Although many of us drivers may have years of experience in driving, do not be surprised many may not know certain things they do violates traffic rules.
I would like to mention 8 things a driver, irregardless of whether he or she is an experienced driver or one that just recently obtained his “P” license, are expected to know.
Nevertheless, even though some of the traffic offenses mentioned may have been touched upon in other earlier articles, I feel making a mention of them for yet another occasion is not a waste of time.
1. Do not switch on vehicle cabin lights when driving.
How many of us drivers are aware of this ruling? Unless you are of the old school, and taught by driving instructors some 25 or 30 years ago, don’t be surprised if you are not taught this ruling. I was taught by my instructor, Mr. Tiew Hock Lai, in the late 1960s, was reminded again and again about this important ruling.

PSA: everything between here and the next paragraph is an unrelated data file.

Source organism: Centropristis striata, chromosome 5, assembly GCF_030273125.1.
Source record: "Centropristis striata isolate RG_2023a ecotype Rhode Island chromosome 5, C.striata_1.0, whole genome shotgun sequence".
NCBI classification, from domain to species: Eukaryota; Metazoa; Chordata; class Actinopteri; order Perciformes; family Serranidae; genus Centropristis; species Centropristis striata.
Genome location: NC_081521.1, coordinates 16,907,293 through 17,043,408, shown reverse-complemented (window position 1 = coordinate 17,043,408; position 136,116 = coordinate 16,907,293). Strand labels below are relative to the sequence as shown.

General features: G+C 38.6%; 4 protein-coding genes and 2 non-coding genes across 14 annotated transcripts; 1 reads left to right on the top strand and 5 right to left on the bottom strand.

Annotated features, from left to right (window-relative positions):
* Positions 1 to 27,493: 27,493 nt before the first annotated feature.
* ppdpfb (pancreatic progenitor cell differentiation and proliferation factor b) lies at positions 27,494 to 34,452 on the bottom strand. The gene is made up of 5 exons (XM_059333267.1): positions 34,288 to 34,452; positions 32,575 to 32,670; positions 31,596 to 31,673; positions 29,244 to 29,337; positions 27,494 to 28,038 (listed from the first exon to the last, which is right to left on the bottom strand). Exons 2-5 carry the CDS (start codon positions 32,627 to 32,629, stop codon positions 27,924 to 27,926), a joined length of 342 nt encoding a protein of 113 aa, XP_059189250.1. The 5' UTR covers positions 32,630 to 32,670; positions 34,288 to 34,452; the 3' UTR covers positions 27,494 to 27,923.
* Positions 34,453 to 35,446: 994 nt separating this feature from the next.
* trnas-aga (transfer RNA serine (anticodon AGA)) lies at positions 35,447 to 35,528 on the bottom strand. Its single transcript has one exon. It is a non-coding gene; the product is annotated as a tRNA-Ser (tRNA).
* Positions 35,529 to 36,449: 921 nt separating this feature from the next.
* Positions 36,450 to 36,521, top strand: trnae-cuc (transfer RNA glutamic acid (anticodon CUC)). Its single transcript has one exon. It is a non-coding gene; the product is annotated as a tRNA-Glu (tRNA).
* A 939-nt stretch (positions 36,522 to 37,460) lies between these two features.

2. Brake lights not functioning.
Some drivers may assume brake lights are insignificant items of a vehicle. In actual fact, brake lights are indeed very important. As such, drivers are advised to pay special attention to it. If you are stopped by either a police officer or a J.P.J. official, consider yourself infringing one of the laws of the Road Transport Ordinance 1987.
Drivers are therefore advised to see to it that your brake lights are in good working order. The same also applies to number plate lights of your car. These 2 things maybe little things, but in this case, little things may mean a lot. Believe it or not, you can be summoned by the authorities if you are unlucky.
3. Changing lanes less than 100 m or so at traffic lights.